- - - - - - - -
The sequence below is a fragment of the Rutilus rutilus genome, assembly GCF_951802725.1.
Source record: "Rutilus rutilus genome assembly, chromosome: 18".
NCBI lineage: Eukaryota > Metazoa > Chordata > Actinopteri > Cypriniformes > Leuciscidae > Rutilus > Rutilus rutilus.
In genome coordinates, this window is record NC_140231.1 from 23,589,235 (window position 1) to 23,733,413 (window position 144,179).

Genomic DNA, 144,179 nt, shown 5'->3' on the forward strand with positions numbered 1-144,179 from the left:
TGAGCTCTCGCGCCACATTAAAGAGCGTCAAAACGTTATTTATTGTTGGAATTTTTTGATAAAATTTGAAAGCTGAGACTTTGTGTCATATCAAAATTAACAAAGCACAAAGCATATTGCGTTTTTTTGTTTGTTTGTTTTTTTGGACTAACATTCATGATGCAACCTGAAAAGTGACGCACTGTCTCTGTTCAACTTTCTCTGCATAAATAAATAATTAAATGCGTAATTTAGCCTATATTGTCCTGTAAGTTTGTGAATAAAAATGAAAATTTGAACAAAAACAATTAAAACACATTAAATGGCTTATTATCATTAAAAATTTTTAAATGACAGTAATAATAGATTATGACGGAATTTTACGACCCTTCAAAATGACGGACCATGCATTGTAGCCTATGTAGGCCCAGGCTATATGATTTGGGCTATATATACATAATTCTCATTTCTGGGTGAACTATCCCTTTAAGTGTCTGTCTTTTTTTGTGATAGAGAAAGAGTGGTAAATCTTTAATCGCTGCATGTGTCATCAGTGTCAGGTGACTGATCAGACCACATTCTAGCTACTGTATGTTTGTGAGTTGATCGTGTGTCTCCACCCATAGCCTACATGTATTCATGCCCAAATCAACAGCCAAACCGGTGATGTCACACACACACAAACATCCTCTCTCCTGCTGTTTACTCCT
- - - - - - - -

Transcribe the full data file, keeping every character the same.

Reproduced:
The sequence below is a fragment of the Rutilus rutilus genome, assembly GCF_951802725.1.
Source record: "Rutilus rutilus genome assembly, chromosome: 18".
NCBI lineage: Eukaryota > Metazoa > Chordata > Actinopteri > Cypriniformes > Leuciscidae > Rutilus > Rutilus rutilus.
In genome coordinates, this window is record NC_140231.1 from 23,589,235 (window position 1) to 23,733,413 (window position 144,179).

Genomic DNA, 144,179 nt, shown 5'->3' on the forward strand with positions numbered 1-144,179 from the left:
TGAGCTCTCGCGCCACATTAAAGAGCGTCAAAACGTTATTTATTGTTGGAATTTTTTGATAAAATTTGAAAGCTGAGACTTTGTGTCATATCAAAATTAACAAAGCACAAAGCATATTGCGTTTTTTTGTTTGTTTGTTTTTTTGGACTAACATTCATGATGCAACCTGAAAAGTGACGCACTGTCTCTGTTCAACTTTCTCTGCATAAATAAATAATTAAATGCGTAATTTAGCCTATATTGTCCTGTAAGTTTGTGAATAAAAATGAAAATTTGAACAAAAACAATTAAAACACATTAAATGGCTTATTATCATTAAAAATTTTTAAATGACAGTAATAATAGATTATGACGGAATTTTACGACCCTTCAAAATGACGGACCATGCATTGTAGCCTATGTAGGCCCAGGCTATATGATTTGGGCTATATATACATAATTCTCATTTCTGGGTGAACTATCCCTTTAAGTGTCTGTCTTTTTTTGTGATAGAGAAAGAGTGGTAAATCTTTAATCGCTGCATGTGTCATCAGTGTCAGGTGACTGATCAGACCACATTCTAGCTACTGTATGTTTGTGAGTTGATCGTGTGTCTCCACCCATAGCCTACATGTATTCATGCCCAAATCAACAGCCAAACCGGTGATGTCACACACACACAAACATCCTCTCTCCTGCTGTTTACTCCT